Income annuities eliminate retirement risk

Few adults would do without auto, home, life or health insurance. But the type of insurance that protects against the risk of running out of money in old age is still largely underutilized. This is called a deferred income annuity or a longevity annuity.

Economists are looking for ways to increase its use, as Congress considers legislation that would pave the way.

Most people planning for retirement should seriously consider an income annuity, and a Brookings Institution study confirms it. Since the study was published in 2019, economists and retirement experts at Brookings have continued to advocate for annuities that would bring income to retirees, especially those age 80 and older.

Congress also moved to pass legislation that would remove impediments to certain income annuities, particularly required minimum distributions that have limited the benefits of life annuities.

Annuities 101: How They Work

The concept of income annuities is simple. The buyer deposits a lump sum or series of payments with an insurer. In return, the insurer guarantees to pay a stream of income in the future. This is why it is called a deferred income annuity.

You can choose when your payments will start. Most people choose lifetime payments starting at age 80 or older. Guaranteed lifetime income is a cost-effective way to insure against the risk of running out of money at very old age.

The main disadvantage is that the annuity has no liquidity. You transferred your money to an insurance company in exchange for a guarantee of future income. People who cannot afford to tie up some of their money should not purchase a deferred income annuity.

Why consumers don’t buy

Since traditional company pensions have largely disappeared, there should be strong demand for income annuities, write Martin Neil Baily of Brookings and Benjamin Harris of the Kellogg School of Management in their new study. But there isn’t, for several reasons.

  • People overestimate their ability to invest their money wisely.
  • They also worry that if they don’t live long enough, the annuity won’t be worth it. But that’s a misconception, because it’s the insurance that’s the most valuable aspect of the annuity, according to Baily and Harris. The value lies in the stability and guaranteed lifetime income offered by the product. If your house never burns down, you wouldn’t think you were wasting money on home insurance. A life annuity gives us the possibility of an above-average life expectancy.
  • And the subject is confusing for consumers, partly because of the terminology. Annuities include both income annuities and fixed, indexed and variable annuities that are primarily savings or investment vehicles, the study authors point out.

What annuities work well

Why do deferred income annuities work so well? Deferred income is a key part of the equation. The insurer invests your money to grow until you start to receive income. For example, if you buy an annuity at age 55 and don’t start paying your income until age 85, you reap the benefit of 30 years of compound growth without current taxes.

The longer you delay taking payments and the older you are when you start taking them, the larger the monthly payment.

Second, buyers who don’t live to old age subsidize those who do. This is how all insurance works, whether it is home, car or longevity insurance.

How they fit into a retirement plan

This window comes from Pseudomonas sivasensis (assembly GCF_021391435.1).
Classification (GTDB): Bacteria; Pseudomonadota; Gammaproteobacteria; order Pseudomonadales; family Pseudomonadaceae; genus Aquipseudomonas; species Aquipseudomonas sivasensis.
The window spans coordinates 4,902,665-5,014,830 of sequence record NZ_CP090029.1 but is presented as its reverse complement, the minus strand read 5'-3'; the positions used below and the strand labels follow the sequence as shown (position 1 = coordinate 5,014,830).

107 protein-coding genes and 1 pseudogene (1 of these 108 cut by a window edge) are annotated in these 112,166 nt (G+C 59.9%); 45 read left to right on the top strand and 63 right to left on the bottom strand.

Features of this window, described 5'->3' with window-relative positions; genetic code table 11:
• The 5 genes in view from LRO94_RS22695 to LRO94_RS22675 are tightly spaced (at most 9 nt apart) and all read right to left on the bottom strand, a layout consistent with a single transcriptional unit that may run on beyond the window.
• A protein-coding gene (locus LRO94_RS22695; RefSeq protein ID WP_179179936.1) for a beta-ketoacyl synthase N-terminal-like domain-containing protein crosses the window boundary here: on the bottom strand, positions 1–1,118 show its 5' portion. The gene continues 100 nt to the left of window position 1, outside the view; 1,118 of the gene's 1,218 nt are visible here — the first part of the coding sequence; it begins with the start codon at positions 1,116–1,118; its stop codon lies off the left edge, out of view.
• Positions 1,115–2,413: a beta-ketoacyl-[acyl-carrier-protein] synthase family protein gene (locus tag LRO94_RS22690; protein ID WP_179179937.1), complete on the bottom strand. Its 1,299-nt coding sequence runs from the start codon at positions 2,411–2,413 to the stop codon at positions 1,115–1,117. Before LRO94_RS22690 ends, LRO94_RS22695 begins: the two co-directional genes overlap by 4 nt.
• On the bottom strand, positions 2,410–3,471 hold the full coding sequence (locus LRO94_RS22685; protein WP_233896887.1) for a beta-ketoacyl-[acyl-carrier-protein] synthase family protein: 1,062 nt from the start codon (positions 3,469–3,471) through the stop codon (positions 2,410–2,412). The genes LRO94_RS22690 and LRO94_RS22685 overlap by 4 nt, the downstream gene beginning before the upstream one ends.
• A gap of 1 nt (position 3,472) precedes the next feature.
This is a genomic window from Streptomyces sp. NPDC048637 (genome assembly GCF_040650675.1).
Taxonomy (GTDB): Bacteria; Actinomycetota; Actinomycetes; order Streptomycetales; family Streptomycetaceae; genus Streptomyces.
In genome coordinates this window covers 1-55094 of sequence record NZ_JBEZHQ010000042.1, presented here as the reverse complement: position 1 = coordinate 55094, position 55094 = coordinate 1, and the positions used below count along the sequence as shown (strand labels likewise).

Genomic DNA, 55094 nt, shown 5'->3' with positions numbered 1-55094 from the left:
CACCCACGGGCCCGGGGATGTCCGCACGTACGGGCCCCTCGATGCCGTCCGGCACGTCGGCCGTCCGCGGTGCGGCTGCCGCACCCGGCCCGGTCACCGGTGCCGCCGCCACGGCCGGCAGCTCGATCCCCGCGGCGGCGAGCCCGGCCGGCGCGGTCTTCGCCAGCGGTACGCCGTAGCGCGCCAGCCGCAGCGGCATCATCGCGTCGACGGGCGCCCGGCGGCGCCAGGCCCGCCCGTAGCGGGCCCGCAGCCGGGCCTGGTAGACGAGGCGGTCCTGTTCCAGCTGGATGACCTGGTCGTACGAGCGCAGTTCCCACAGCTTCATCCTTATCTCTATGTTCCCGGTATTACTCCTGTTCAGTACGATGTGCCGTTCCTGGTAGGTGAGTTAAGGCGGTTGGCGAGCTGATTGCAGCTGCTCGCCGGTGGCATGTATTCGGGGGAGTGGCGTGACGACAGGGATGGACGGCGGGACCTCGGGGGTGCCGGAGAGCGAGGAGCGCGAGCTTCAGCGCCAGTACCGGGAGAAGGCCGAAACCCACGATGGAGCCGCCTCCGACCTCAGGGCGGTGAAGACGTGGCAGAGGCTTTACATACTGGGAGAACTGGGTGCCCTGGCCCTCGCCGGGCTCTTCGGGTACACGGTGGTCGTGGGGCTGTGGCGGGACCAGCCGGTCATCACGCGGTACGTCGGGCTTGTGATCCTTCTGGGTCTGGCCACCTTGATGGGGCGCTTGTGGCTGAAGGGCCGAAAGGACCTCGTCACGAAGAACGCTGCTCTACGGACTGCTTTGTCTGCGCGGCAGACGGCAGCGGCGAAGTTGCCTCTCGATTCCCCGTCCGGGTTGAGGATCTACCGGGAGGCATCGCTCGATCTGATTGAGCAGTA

A deferred income annuity offers unique flexibility in retirement planning. Suppose you plan to retire at age 65. You can use some of your money to buy a deferred income annuity that will provide you with income for life starting at age 85, for example. Then, with your retirement money balance, you simply create an income plan that takes you from age 65 to 85 instead of having to make your money last forever.

Secure Act 2.0

Even Congress is paying more attention to annuities and their role in retirement. The House of Representatives passed the Securing a Secure Retirement Act, dubbed the SECURE 2.0 Act, which follows retirement reform legislation enacted in December 2019. The original law included measures to allow the use of annuities in retirement savings plans. The new law contains new reforms to encourage annuities.

Among the reforms are changes to deal with qualifying longevity annuity contracts, also known as QLAC. These are deferred annuities funded by money from qualified retirement accounts. QLACs were created through regulations issued by the Treasury Department in 2014. A big advantage of QLACs is that the money used to fund the annuity does not count when determining the required minimum distributions and the income can be delayed until age 85. However, due to limitations in the law, the regulations restricted QLAC owners to only invest the lesser of $135,000 or 25% of their retirement account balance in a QLAC.

SECURE Act 2.0, which still needs to be approved by the Senate, would repeal the 25% limit, which Congress views as an impediment to QLAC growth.

Another reform of the new law would allow annuity administrators to invest in exchange-traded funds.

Although ETFs are widely available through pension plans and IRAs, Treasury regulations currently limit their use in variable annuities. The new law directs the Treasury Department to update its regulations to allow ETFs to be offered as annuities.

Updated by Kiplinger staff on May 4, 2022.

CEO / Founder, AnnuityAdvantage

Retirement income expert Ken Nuss is the founder and CEO of AnnuityAdvantage, a leading online provider of fixed rate, indexed, and immediate income annuities. Interest rates from dozens of insurers are constantly updated on its website. He started the AnnuityAdvantage website in 1999 to help people looking for their best protected annuity options. More information is available from the Medford, Oregon-based company at or (800) 239-0356.

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